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British-Irish Council

 

British-Irish Council

British-Irish Council
Logo of the British-Irish Council
Abbreviation BIC
Formation 2 December 1999 (1999-12-02) (14 years ago)
Type IGO
Legal status British-Irish Agreement
Headquarters Edinburgh, Scotland1
Coordinates

55°56′45″N 3°13′21″W / 55.94584°N 3.22262°W / 55.94584; -3.22262

Region served British Isles2
Membership



 Northern Ireland




Website
Remarks 1 This is the location of the Standing Secretariat of the British-Irish Council.
2 Owing to a dispute over name of the archipelago, the BIC uses a number of euphemisms to avoid this term in its documents.

The British–Irish Council (BIC) is an international organisation[1] established under the Belfast Agreement in 1998. Its membership comprises representatives from:

The Council formally came into being on 2 December 1999. Its stated aim is to "promote the harmonious and mutually beneficial development of the totality of relationships among the peoples of these islands". The BIC has a standing secretariat, located in Edinburgh, Scotland, and meets in semi-annual summit session and more frequent ministerial meetings.[2]

Membership and operation

Membership of the Council consists of the following administrations (with current heads of administrations as of June 2013):

Member Administration Representative(s) Title
Guernsey Deputy Peter Harwood Chief Minister
Isle of Man Allan Bell, MHK Chief Minister
Ireland Enda Kenny, TD Taoiseach
Jersey Senator Ian Gorst Chief Minister
Northern Ireland[3] Peter Robinson, MLA First Minister
Martin McGuinness, MLA deputy First Minister
Scotland Alex Salmond, MSP First Minister
United Kingdom David Cameron, MP Prime Minister
Wales style="background:"| Carwyn Jones, AM First Minister

The nine heads of government meet at twice yearly summits. Additionally, there are regular meetings that deal with specific sectors and are attended by the corresponding ministers. Representatives of members operate in accordance with whatever procedures for democratic authority and accountability are in force in their respective elected legislatures. Because England does not have a devolved government, it is not represented on the Council as a separate entity.[4]

The work of the Council is financed by members through mutual agreement as required.[5] At the ninth meeting of the Council, it was decided that with devolved government returned to Northern Ireland that an opportune time existed "to undertake a strategic review of the Council's work programmes, working methods and support arrangements." This decision included the potential for a permanent standing secretariat, which was established in Edinburgh, Scotland, on 4 January 2012.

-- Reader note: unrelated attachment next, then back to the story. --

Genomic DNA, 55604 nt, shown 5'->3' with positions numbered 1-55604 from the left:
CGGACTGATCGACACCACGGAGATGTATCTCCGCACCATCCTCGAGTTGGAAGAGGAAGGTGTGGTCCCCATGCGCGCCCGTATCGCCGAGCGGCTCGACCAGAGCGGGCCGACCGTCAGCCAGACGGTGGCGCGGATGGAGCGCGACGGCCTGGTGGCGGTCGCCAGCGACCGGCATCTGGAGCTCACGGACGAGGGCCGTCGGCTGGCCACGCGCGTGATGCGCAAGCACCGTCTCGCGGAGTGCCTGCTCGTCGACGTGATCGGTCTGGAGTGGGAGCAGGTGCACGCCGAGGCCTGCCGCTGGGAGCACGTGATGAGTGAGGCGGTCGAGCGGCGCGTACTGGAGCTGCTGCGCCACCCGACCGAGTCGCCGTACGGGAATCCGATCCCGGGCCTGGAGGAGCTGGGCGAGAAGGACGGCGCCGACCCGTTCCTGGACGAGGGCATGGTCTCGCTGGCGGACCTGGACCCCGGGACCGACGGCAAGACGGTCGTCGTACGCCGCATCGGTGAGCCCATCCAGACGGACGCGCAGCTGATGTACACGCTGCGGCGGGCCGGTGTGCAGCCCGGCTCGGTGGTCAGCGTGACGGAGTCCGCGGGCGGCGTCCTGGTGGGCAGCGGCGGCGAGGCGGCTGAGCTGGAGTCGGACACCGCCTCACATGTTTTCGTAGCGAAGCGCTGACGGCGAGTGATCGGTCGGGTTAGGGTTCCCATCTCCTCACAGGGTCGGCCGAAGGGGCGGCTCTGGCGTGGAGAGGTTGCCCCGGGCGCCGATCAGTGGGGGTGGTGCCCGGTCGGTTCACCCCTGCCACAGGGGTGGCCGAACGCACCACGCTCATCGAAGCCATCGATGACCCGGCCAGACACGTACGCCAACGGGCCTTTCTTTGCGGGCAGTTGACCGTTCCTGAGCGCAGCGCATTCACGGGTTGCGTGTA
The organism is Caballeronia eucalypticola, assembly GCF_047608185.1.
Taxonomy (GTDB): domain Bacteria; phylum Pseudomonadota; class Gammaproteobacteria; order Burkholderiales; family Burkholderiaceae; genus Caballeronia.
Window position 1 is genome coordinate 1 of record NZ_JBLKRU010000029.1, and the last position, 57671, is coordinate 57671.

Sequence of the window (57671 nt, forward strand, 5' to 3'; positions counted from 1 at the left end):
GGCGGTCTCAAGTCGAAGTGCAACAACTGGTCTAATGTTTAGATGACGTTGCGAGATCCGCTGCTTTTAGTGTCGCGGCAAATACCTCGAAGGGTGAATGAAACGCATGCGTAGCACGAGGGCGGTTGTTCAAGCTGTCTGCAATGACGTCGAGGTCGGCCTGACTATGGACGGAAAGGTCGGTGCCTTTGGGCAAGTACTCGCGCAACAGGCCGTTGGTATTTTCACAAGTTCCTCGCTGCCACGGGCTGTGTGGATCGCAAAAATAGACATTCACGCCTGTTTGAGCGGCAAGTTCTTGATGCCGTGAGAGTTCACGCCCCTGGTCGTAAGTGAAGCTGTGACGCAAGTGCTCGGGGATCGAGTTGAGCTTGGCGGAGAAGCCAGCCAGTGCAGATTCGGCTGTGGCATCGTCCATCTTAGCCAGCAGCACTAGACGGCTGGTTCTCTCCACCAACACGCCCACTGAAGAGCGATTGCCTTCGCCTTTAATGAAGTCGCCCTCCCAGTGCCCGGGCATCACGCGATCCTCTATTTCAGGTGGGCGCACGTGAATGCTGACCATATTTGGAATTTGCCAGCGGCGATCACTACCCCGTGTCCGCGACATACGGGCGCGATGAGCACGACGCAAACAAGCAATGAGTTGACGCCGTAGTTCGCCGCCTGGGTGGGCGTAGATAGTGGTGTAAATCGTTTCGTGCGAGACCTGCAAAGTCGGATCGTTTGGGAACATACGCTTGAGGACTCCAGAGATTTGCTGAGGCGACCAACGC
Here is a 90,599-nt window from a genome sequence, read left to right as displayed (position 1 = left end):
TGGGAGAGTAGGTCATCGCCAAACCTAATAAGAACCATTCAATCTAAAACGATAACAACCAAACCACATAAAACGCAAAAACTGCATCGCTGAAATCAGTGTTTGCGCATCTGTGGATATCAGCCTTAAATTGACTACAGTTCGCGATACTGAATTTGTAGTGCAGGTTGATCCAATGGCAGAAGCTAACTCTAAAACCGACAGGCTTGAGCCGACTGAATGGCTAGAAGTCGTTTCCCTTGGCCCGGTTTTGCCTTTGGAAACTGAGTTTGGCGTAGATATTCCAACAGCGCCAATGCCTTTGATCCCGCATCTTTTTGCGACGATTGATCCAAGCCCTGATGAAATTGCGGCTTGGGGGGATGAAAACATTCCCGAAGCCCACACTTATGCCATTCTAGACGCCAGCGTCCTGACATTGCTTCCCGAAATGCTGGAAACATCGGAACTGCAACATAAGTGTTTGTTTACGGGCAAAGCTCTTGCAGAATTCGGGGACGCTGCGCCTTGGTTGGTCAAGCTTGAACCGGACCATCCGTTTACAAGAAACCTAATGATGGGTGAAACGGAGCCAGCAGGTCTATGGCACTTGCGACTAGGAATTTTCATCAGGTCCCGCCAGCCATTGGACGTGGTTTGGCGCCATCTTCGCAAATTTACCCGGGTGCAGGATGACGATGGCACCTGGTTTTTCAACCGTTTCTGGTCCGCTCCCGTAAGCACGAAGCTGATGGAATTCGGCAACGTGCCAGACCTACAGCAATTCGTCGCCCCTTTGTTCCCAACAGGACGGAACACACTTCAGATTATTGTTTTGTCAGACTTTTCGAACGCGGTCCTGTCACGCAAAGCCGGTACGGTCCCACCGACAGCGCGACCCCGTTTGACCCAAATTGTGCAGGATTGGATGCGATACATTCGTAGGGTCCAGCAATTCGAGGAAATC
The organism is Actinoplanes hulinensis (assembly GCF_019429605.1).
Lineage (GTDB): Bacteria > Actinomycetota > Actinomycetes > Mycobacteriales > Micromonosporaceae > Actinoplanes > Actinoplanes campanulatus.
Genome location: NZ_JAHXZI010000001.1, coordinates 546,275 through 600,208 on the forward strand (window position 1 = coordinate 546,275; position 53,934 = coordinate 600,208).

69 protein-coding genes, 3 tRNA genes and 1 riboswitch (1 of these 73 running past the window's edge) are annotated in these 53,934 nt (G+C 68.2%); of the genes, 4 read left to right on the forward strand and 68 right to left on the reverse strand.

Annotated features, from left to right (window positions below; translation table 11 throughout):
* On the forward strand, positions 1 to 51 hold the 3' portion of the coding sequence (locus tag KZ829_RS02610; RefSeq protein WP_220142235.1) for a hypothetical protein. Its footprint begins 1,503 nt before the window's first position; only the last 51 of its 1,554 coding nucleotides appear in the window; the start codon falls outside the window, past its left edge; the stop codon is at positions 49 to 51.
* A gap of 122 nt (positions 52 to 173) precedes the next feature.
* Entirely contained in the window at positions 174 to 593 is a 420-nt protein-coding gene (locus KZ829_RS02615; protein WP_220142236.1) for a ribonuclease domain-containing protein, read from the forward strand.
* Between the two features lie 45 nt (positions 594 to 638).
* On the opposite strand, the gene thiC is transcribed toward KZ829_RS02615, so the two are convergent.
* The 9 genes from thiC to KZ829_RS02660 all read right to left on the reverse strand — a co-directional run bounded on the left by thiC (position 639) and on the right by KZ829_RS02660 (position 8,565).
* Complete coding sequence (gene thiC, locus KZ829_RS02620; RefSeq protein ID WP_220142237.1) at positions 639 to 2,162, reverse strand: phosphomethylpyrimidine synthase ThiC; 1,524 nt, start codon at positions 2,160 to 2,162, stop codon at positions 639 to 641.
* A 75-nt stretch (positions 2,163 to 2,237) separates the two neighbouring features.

At its June 2010 summit, the Council decided to move forward on recommendations to enhance the relationship between it and the British-Irish Parliamentary Assembly (BIPA). The British-Irish Parliamentary Assembly is made up of members from the parliaments and assemblies of the same states and regions as the members of the British–Irish Council. The Council tasked its secretariat with moving this work forward in conjunction with the BIPA's secretariat.

Work areas

The Council agrees to specific work areas for which individual members take responsibility. The Belfast Agreement suggested transport links, agriculture, environmental issues, culture, health, education and approaches to the European Union as suitable topics for early discussion. However, these work areas can be expanded or reduced as the Council decides. It is also open to the Council to make agreement on common policies. These agreements are made through consensus, although individual members may opt not to participate in implementing any of these.

The current list of work areas and the member responsible are:

  • Collaborative spatial planning (Northern Ireland)
  • Demography (Scotland)
  • Digital inclusion (Isle of Man)
  • Early years policy (Wales)
  • Energy (United Kingdom - Elec Grids, and Scotland - Marine)
  • Environment (United Kingdom)
  • Housing (Northern Ireland)
  • Indigenous, minority and lesser-used languages (Wales)
  • Misuse of Substances (drugs and alcohol) (Ireland)
  • Social inclusion (Scotland and Wales)
  • Transport (Northern Ireland)
  • Creative Industries (Jersey)

Demography was adopted as a work area at the 2006 meeting of the Council. It was proposed by the Scottish Executive, who also took responsibility for it. During the 2007 meeting of the Council the Scottish Government further proposed that energy become a work area of the Council. Past work sector areas included knowledge economy, e-health / telemedicine and tourism.

Name of the Council

Initial suggestions for the council included the names Council of the British Isles or Council of the Isles, and the council is sometimes known by these names. However, owing to sensibilities around the term British Isles, particularly in Ireland, the name British-Irish Council was agreed.

The official name of the Council is represented in minority and lesser-used languages of the council as:

See also

External links

  • Twitter

References

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